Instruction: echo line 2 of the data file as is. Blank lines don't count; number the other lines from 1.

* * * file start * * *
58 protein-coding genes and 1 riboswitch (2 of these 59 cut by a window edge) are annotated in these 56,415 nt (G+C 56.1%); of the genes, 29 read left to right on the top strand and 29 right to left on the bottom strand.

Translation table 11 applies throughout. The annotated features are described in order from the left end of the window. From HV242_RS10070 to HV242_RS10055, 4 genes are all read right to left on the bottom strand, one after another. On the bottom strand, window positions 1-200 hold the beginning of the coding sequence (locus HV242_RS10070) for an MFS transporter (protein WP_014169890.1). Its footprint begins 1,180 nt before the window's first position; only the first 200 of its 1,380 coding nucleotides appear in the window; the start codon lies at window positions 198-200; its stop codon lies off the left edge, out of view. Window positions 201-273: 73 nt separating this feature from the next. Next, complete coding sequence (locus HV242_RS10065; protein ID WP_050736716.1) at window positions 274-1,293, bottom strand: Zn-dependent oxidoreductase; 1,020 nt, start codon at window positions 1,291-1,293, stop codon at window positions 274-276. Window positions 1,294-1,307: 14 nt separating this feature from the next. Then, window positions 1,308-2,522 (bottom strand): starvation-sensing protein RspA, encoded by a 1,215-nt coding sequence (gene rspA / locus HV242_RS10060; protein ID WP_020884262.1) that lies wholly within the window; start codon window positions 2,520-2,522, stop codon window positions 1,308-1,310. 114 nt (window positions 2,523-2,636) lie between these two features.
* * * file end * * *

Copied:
Translation table 11 applies throughout. The annotated features are described in order from the left end of the window. From HV242_RS10070 to HV242_RS10055, 4 genes are all read right to left on the bottom strand, one after another. On the bottom strand, window positions 1-200 hold the beginning of the coding sequence (locus HV242_RS10070) for an MFS transporter (protein WP_014169890.1). Its footprint begins 1,180 nt before the window's first position; only the first 200 of its 1,380 coding nucleotides appear in the window; the start codon lies at window positions 198-200; its stop codon lies off the left edge, out of view. Window positions 201-273: 73 nt separating this feature from the next. Next, complete coding sequence (locus HV242_RS10065; protein ID WP_050736716.1) at window positions 274-1,293, bottom strand: Zn-dependent oxidoreductase; 1,020 nt, start codon at window positions 1,291-1,293, stop codon at window positions 274-276. Window positions 1,294-1,307: 14 nt separating this feature from the next. Then, window positions 1,308-2,522 (bottom strand): starvation-sensing protein RspA, encoded by a 1,215-nt coding sequence (gene rspA / locus HV242_RS10060; protein ID WP_020884262.1) that lies wholly within the window; start codon window positions 2,520-2,522, stop codon window positions 1,308-1,310. 114 nt (window positions 2,523-2,636) lie between these two features.